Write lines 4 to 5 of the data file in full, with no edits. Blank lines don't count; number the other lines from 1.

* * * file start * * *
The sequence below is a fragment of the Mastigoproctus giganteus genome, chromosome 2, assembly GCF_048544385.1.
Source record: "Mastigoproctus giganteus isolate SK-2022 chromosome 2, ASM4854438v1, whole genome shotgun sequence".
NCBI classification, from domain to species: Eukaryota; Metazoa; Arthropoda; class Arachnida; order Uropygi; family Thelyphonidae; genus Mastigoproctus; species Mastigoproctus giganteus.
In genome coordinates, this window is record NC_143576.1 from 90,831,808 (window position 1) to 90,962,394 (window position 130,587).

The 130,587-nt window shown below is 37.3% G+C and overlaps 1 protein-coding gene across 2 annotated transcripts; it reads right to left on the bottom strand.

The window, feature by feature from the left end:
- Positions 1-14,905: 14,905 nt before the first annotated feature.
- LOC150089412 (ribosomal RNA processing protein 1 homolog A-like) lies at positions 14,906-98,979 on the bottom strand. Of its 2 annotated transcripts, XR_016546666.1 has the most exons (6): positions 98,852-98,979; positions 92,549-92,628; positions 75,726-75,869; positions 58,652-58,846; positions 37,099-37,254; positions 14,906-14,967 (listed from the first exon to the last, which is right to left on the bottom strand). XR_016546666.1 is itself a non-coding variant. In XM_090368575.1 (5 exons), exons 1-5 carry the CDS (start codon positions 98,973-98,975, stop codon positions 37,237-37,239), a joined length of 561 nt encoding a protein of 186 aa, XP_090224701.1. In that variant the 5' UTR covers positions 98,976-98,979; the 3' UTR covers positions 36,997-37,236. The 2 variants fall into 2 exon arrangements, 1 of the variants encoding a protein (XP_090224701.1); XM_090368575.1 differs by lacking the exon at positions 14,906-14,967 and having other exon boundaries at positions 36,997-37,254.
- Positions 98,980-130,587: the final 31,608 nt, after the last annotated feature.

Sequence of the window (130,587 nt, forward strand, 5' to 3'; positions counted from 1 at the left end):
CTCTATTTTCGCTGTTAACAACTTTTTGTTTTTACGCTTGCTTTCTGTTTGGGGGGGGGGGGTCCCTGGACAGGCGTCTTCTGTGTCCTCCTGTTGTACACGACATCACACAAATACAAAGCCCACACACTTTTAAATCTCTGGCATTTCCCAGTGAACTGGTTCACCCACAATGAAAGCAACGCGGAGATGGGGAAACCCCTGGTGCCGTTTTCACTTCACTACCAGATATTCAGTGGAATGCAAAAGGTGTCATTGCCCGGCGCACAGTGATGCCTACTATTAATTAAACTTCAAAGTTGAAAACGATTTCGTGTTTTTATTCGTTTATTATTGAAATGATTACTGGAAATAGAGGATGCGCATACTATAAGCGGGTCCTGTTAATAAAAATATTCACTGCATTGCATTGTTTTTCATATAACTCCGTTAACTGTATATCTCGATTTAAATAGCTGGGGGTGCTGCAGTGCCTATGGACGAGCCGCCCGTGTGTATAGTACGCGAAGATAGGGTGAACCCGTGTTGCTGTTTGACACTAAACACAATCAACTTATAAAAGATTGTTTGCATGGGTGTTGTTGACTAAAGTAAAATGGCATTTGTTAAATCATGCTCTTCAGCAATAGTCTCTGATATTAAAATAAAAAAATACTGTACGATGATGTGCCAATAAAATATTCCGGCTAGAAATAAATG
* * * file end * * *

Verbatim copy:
In genome coordinates, this window is record NC_143576.1 from 90,831,808 (window position 1) to 90,962,394 (window position 130,587).

The 130,587-nt window shown below is 37.3% G+C and overlaps 1 protein-coding gene across 2 annotated transcripts; it reads right to left on the bottom strand.